Quantum key exchanges
The one-time pad offers a mathematical guarantee of perfect security, with a few drawbacks - you are required to exchange keys that are at least as long as your message, and you can only use these keys once.
The key exchange is a difficult, imperfect process, which is why the one-time pad is not commonly used in practice.
However, the fact that even with infinite computing power you cannot deduce anything besides previously held knowledge of the message makes a more secure key-exchange system an interesting avenue of research.
This is where the theory of quantum key distribution arose. This is a cryptographic paradigm that is not only mathematically secure - it is also impervious to interception by eavesdroppers.
This methodology allows for a secure key exchange over insecure channels - where even the interception of the exchange fundamentally alters the communication itself. This is predicated upon the validity of the no-cloning theorem, which states that “it is impossible to create an identical copy of an arbitrary unknown quantum state.”1
Imagine that Alice and Bob want to communicate with each other, and there is an eavesdropper Eve that is attempting to intercept their messages. Alice and Bob only have access to two insecure channels - a traditional one for bits, and a quantum one for qubits. Awn Umar has an excellent example, listed below2:
Alice has the option of using two different polarization basis—rectilinear and diagonal—using which she can send either 0 or 1. She arbitrarily decides that a 1 encoded in the rectilinear basis will be vertically (0°) polarized, a 1 encoded in the diagonal basis will be polarized at 45°, and so on. She informs Bob of this scheme through the conventional channel, and now they are ready to exchange keys. This is summarized in the following table:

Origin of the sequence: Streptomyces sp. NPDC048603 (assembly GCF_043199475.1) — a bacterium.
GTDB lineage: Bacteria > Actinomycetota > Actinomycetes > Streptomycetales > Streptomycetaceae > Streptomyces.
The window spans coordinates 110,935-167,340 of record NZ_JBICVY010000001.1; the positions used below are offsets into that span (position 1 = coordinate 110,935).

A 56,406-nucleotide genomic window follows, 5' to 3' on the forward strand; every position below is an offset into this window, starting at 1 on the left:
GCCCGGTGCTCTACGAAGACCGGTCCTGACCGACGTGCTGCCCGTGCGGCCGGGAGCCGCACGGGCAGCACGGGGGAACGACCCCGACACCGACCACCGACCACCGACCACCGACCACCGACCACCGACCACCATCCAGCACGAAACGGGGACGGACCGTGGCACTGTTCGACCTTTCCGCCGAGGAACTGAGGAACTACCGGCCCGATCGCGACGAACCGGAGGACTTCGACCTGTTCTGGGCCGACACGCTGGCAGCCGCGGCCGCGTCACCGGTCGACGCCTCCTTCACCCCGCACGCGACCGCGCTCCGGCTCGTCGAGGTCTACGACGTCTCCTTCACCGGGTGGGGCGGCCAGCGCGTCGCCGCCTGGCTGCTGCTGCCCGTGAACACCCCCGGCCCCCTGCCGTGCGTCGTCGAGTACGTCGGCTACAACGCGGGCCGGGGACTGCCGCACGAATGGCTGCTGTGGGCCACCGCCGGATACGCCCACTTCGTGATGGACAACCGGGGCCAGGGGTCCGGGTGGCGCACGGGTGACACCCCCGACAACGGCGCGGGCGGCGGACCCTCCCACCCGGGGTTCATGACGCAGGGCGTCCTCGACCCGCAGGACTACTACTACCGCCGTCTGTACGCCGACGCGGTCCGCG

Alice begins by generating cryptographically-secure random pairings of bits and basis—huge amounts of them. For example,
1: diagonal 0: diagonal 0: rectilinear 1: diagonal
One at a time, she encodes the bits in their associated basis and sends the resulting polarized photons to Bob through the quantum channel. Now, the way this works is that any party that wishes to read these incoming qubits cannot tell which basis they were encoded in—so they just guess. But there’s another catch: if they measure the qubit in the wrong basis, the reading they get is purely random, and the qubit is destroyed in either case.
In the scenario above, Eve cannot intercept the communication without altering it, thus exposing herself. Any attempt to read the original data results in its destruction, thus preventing man-in-the-middle attacks or allowing Eve to reconstruct the original qubits.
After Alice has sent all the data, Bob uses the public bit channel to disclose his choices of basis for each bit sent. Alice then replies with the original, true basis and they both discard any bits where Bob guessed incorrectly. Statistically, Bob will guess correctly around 50% of the time. The verification that they weren’t eavesdropped is now simple - they select a random subset of the message and compare it over the bit channel. If it matches, they can ascertain with a high degree of certainty that Eve did not intercept their message.
This is mathematically secure - however, it does not take into account the possibility of the regular channel being attacked by Eve in a MitM style attack. This issue is rectified with other common cryptographical tools, however, such as Wegman-Carter authentication.
JonLuca at 21:15Share on: